There are hard lessons to be learned from globalization and the response of policymakers to economic shocks and health crises. As much as those responses are well-intentioned, distortions in supply and demand could now threaten the economic recovery and have produced asset price bubbles that will need to be addressed as these crises unwind.
Moreover, the combination of the property sector crisis in China, the showdown over raising the debt ceiling in the United States, and disruptions to the global supply chain are all contributing to volatility in global financial conditions and creating the environment for a slower pace of growth in Canada and around the world.
Unintended consequence No. 1
The first misstep was the lack of a consistent public health approach. This lack of disciplined policy underscored by the quick reopening of local economies and the U.S. withdrawing from the World Health Organization has given the coronavirus the time and means to mutate and spread.
Now the recovery of the Canadian and U.S. economies is running into headwinds, first and foremost because the pandemic never really ended in all parts of the world. In addition, as we now exist in an interdependent world, with production in one place and consumption in another, the resurgence of the coronavirus outside the developed world is once more creating a supply crisis throughout developed economies.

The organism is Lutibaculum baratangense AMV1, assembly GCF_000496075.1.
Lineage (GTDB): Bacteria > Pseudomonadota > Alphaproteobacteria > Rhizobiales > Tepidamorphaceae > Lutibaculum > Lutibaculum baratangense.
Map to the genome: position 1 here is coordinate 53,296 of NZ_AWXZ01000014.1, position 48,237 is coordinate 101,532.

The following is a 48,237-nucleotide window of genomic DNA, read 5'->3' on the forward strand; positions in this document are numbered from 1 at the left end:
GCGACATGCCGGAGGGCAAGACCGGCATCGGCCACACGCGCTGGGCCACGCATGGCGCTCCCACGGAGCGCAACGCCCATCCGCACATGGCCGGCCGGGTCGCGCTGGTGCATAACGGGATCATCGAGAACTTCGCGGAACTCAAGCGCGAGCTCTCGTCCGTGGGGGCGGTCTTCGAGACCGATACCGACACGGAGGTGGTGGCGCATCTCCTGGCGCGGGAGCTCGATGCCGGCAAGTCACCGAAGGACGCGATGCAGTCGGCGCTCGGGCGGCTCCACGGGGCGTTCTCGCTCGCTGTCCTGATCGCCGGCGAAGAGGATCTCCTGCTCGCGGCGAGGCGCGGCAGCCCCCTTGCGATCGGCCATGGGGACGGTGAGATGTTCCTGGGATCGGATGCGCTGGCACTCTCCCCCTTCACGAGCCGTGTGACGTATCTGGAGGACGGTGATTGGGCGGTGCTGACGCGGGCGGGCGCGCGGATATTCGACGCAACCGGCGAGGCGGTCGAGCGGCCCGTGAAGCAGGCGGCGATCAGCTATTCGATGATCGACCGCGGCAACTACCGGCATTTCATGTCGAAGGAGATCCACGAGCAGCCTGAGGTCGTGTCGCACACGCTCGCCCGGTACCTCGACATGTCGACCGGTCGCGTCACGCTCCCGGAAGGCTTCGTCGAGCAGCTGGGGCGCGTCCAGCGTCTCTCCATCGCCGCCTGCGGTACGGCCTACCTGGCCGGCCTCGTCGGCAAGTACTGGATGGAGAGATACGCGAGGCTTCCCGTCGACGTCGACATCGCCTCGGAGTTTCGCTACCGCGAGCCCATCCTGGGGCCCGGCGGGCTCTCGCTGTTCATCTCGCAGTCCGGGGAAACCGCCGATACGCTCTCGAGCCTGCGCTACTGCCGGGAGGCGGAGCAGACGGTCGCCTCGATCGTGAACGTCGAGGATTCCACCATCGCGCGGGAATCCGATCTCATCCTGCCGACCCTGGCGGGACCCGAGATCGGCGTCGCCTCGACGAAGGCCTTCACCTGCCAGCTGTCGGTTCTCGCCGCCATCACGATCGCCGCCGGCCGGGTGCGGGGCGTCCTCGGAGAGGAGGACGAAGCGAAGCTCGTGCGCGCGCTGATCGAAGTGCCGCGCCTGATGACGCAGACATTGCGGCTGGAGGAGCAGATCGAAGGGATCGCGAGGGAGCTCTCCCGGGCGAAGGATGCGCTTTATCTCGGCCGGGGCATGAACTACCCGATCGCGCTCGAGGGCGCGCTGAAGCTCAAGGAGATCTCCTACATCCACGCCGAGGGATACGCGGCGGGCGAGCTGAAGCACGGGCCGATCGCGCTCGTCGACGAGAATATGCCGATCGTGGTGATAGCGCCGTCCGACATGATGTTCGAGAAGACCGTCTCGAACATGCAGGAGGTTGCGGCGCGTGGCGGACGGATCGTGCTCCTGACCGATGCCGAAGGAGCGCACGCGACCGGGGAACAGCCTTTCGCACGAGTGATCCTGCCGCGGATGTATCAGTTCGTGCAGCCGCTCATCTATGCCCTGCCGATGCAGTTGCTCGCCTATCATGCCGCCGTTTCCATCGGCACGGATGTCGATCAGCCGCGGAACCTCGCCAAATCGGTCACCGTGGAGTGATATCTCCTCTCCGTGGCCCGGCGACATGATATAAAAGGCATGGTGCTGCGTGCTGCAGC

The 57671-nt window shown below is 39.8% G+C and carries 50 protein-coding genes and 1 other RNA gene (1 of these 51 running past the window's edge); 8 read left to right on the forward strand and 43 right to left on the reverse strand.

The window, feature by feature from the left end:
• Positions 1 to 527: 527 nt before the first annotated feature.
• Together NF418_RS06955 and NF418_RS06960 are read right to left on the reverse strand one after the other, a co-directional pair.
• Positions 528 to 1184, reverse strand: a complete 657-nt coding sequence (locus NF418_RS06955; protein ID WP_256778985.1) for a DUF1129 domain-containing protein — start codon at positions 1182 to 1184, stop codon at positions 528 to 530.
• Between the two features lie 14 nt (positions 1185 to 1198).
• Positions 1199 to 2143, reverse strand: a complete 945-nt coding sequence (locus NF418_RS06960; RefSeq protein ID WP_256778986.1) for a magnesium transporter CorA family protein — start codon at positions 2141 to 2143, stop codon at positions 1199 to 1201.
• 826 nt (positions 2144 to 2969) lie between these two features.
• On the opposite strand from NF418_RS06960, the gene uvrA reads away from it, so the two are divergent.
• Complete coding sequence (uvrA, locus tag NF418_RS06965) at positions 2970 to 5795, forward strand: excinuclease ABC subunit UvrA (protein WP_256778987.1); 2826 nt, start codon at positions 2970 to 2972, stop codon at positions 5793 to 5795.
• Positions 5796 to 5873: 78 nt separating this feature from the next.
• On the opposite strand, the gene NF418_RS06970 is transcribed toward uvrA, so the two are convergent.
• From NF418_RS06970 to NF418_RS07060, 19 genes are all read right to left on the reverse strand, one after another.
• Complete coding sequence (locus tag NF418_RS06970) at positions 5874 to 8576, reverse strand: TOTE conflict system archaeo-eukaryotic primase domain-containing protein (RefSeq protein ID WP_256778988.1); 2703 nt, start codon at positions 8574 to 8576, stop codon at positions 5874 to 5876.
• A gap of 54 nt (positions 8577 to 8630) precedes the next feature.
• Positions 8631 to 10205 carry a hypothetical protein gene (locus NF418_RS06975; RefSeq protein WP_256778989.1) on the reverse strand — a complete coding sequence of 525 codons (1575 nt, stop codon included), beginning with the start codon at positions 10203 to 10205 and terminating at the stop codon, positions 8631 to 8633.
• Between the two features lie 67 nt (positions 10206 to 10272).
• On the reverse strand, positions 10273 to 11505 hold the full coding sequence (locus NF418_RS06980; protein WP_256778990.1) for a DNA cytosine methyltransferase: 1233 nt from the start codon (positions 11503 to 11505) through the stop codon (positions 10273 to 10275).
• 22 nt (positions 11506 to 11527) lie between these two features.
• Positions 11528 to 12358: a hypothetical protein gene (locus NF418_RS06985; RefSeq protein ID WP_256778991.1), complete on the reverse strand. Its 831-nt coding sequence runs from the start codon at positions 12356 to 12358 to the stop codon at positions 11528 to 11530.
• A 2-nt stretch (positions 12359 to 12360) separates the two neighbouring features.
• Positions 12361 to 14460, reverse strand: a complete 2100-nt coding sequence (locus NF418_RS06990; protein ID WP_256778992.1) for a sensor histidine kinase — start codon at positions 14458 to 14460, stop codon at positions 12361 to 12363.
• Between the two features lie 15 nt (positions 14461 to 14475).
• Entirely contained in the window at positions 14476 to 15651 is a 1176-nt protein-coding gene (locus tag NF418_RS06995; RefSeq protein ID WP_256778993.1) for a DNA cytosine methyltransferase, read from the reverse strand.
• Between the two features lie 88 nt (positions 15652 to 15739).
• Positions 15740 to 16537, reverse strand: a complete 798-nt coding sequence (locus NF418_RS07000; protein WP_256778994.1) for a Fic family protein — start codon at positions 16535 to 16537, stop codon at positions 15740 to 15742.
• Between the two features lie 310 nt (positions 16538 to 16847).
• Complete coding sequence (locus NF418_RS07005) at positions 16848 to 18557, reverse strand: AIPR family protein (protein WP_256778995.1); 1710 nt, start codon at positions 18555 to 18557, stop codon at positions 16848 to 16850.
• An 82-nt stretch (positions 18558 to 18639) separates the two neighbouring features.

In its latest assessment, the Bank of Canada finds Canada's recovery to be choppy, with an abundance of uncertainty due to the fourth wave of COVID-19 infections and deaths. Though jobs have rebounded, the bank considers the recovery of the labour market to be uneven. (Statistics Canada attributes much of the latest increase in service-sector employment to the easing of public health restrictions in many jurisdictions.)
Growth in the second quarter was weaker than expected, the bank said, as supply chain bottlenecks constrained manufacturing and exports. As such, consumption, business investment and government spending continued to fuel the recovery.
Economists polled by Bloomberg have taken notice of the bottlenecks, halving their forecast for Canada's third quarter 2021 growth from a giddy annualized rate of 9 per cent down to 4.5 per cent. We suspect that with consumers unwilling or unable to purchase higher-priced goods, the negative impact on GDP will continue as long as the supply constraints exist.
And because that will affect the profits of corporations, the stock market has become the canary in the coal mine. The U.S. S&P 500 equity market index lost nearly 4.8 per cent of its value during September, and the Toronto stock exchange lost 2.5 per cent.